PETA believes phrases that trivialize cruelty to animals should be phased out, and it has supplied us with some alternatives.
More and more people around the world are quickly having their eyes opened to the often horrific ways some animals are treated. Not pets, necessarily, but animals that are bred and used for the food and drink industry. Whether that be for their meat, dairy products, or anything else we may rely on animals for.
Some of the horrible practices being used are available for all to see via videos online. While they are nothing new, many people likely didn't realize that was how their food was being treated before it made it to stores and ultimately their plates. It's why there has been such a rise recently in those choosing to live and lead a vegan lifestyle.
PETA, the leading organization when it comes to the prevention of cruelty to animals, wants us to go a step further than that. Earlier this week, PETA tweeted a list of well-known phrases. Turns of phrase that have likely been used for centuries. You can check the five of them out for yourself below. The common theme is cruelty to animals, even though those using the phrases probably don't even think about it.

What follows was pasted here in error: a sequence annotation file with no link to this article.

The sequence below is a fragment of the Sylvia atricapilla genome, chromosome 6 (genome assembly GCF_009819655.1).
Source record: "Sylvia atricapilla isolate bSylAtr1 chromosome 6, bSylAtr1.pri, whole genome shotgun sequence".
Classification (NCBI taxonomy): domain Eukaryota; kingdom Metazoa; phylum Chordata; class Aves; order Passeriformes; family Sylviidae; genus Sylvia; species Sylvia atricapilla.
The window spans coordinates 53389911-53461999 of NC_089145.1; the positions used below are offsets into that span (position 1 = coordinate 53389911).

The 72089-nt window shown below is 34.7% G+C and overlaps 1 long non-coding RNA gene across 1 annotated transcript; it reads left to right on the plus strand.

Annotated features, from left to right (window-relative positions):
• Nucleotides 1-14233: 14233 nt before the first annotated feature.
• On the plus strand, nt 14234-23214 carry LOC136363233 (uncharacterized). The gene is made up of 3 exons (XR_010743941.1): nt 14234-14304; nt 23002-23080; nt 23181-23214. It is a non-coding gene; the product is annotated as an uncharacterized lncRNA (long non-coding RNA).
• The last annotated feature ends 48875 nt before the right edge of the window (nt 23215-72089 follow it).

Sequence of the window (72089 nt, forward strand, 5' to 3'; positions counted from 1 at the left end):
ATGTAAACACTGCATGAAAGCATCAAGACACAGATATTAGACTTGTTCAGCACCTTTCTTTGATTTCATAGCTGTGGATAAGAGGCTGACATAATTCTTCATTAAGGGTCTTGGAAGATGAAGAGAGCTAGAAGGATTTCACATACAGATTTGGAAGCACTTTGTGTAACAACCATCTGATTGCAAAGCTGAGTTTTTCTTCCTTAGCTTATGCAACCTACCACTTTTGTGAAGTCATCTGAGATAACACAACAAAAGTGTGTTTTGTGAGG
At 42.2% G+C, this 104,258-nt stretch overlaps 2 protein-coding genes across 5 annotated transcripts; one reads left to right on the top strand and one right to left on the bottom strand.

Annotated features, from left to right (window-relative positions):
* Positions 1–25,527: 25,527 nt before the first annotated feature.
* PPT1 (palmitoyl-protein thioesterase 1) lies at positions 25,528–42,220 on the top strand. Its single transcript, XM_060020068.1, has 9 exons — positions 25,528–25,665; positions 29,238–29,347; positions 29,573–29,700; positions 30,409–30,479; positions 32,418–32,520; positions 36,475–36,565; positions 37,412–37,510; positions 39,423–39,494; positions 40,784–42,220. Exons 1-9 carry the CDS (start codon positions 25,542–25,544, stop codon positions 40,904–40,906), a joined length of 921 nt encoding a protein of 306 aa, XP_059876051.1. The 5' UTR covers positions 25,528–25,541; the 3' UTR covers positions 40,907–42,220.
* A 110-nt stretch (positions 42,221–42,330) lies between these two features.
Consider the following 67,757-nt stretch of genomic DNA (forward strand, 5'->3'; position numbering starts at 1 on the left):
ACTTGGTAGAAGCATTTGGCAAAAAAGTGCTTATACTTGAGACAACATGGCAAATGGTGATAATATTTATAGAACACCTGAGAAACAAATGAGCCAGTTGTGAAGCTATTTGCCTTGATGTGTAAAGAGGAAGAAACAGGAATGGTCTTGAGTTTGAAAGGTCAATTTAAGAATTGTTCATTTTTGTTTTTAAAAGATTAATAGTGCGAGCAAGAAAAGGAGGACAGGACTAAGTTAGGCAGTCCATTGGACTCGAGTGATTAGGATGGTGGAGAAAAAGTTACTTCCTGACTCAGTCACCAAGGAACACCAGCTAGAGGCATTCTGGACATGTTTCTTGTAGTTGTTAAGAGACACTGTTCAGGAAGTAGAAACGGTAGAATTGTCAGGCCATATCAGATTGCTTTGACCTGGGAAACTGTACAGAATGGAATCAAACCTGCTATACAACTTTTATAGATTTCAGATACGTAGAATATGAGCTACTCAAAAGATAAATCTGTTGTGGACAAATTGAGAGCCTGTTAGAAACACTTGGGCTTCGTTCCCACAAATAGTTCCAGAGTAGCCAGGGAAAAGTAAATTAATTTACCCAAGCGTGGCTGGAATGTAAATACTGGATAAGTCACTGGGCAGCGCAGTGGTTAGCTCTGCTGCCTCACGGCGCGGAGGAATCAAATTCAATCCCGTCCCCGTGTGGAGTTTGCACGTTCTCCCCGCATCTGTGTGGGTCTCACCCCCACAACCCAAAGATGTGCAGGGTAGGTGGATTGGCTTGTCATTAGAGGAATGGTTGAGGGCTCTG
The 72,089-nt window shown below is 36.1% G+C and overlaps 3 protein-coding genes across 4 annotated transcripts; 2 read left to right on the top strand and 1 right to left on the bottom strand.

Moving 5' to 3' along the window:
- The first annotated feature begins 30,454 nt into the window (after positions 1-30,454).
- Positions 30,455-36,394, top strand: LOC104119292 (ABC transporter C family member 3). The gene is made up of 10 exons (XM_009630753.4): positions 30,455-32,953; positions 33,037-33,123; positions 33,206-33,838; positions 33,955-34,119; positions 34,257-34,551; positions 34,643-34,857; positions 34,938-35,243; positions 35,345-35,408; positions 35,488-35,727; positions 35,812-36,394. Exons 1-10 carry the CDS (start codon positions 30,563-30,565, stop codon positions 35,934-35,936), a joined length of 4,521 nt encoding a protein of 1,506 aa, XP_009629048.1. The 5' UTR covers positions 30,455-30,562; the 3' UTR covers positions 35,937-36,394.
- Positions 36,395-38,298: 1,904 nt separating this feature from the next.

Words matter, and as our understanding of social justice evolves, our language evolves along with it. Here’s how to remove speciesism from your daily conversations. pic.twitter.com/o67EbBA7H4— PETA: Bringing Home the Bagels Since 1980 (@peta) December 4, 2018
Killing two birds with one stone, referring to someone testing something for the first time as a "guinea pig." PETA believes the continued use of these phrases contributes to the trivialization of cruelty to animals. Instead, it has supplied us with some handy alternatives. Bringing home the bacon becomes "bringing home the bagels." Take the bull by the horns may soon be "take the flower by the thorns."
We can see what PETA is trying to do, but we're not so sure these new cliches will take. As we said, the ones they will be replacing have been around for decades, maybe even centuries. Then again, phrases have to be said for the first time at some point. There was a time when none of the above cliches had been said, PETA approved or not. Perhaps this is the beginning of a new world rid of common phrases which trivialize animal cruelty.